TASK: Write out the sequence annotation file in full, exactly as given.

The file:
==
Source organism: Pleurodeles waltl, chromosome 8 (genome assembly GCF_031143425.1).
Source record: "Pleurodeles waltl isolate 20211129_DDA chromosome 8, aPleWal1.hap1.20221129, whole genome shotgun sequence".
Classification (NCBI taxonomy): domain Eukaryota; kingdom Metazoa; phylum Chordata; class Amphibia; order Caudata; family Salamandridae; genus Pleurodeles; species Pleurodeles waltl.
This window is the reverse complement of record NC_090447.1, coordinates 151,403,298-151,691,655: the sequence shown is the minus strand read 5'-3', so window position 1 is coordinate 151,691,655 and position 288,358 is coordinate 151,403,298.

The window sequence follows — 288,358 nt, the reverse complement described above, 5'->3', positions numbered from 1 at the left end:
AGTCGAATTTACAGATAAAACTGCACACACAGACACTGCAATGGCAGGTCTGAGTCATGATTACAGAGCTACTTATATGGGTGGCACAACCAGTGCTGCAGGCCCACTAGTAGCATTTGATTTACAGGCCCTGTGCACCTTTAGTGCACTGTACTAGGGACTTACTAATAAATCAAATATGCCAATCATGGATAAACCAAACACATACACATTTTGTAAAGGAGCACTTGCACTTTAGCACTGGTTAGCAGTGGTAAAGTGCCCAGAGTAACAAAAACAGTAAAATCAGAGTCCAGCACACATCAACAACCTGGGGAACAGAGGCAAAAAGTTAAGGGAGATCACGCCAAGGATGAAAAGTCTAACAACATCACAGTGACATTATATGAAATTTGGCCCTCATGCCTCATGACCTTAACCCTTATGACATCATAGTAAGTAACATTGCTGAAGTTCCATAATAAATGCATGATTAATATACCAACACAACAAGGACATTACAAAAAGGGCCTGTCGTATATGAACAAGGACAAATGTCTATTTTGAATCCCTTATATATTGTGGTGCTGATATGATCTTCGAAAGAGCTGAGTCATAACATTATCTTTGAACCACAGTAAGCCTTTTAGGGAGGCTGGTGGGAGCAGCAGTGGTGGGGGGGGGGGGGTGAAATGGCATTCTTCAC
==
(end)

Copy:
Source organism: Pleurodeles waltl, chromosome 8 (genome assembly GCF_031143425.1).
Source record: "Pleurodeles waltl isolate 20211129_DDA chromosome 8, aPleWal1.hap1.20221129, whole genome shotgun sequence".
Classification (NCBI taxonomy): domain Eukaryota; kingdom Metazoa; phylum Chordata; class Amphibia; order Caudata; family Salamandridae; genus Pleurodeles; species Pleurodeles waltl.
This window is the reverse complement of record NC_090447.1, coordinates 151,403,298-151,691,655: the sequence shown is the minus strand read 5'-3', so window position 1 is coordinate 151,691,655 and position 288,358 is coordinate 151,403,298.

The window sequence follows — 288,358 nt, the reverse complement described above, 5'->3', positions numbered from 1 at the left end:
AGTCGAATTTACAGATAAAACTGCACACACAGACACTGCAATGGCAGGTCTGAGTCATGATTACAGAGCTACTTATATGGGTGGCACAACCAGTGCTGCAGGCCCACTAGTAGCATTTGATTTACAGGCCCTGTGCACCTTTAGTGCACTGTACTAGGGACTTACTAATAAATCAAATATGCCAATCATGGATAAACCAAACACATACACATTTTGTAAAGGAGCACTTGCACTTTAGCACTGGTTAGCAGTGGTAAAGTGCCCAGAGTAACAAAAACAGTAAAATCAGAGTCCAGCACACATCAACAACCTGGGGAACAGAGGCAAAAAGTTAAGGGAGATCACGCCAAGGATGAAAAGTCTAACAACATCACAGTGACATTATATGAAATTTGGCCCTCATGCCTCATGACCTTAACCCTTATGACATCATAGTAAGTAACATTGCTGAAGTTCCATAATAAATGCATGATTAATATACCAACACAACAAGGACATTACAAAAAGGGCCTGTCGTATATGAACAAGGACAAATGTCTATTTTGAATCCCTTATATATTGTGGTGCTGATATGATCTTCGAAAGAGCTGAGTCATAACATTATCTTTGAACCACAGTAAGCCTTTTAGGGAGGCTGGTGGGAGCAGCAGTGGTGGGGGGGGGGGGGTGAAATGGCATTCTTCAC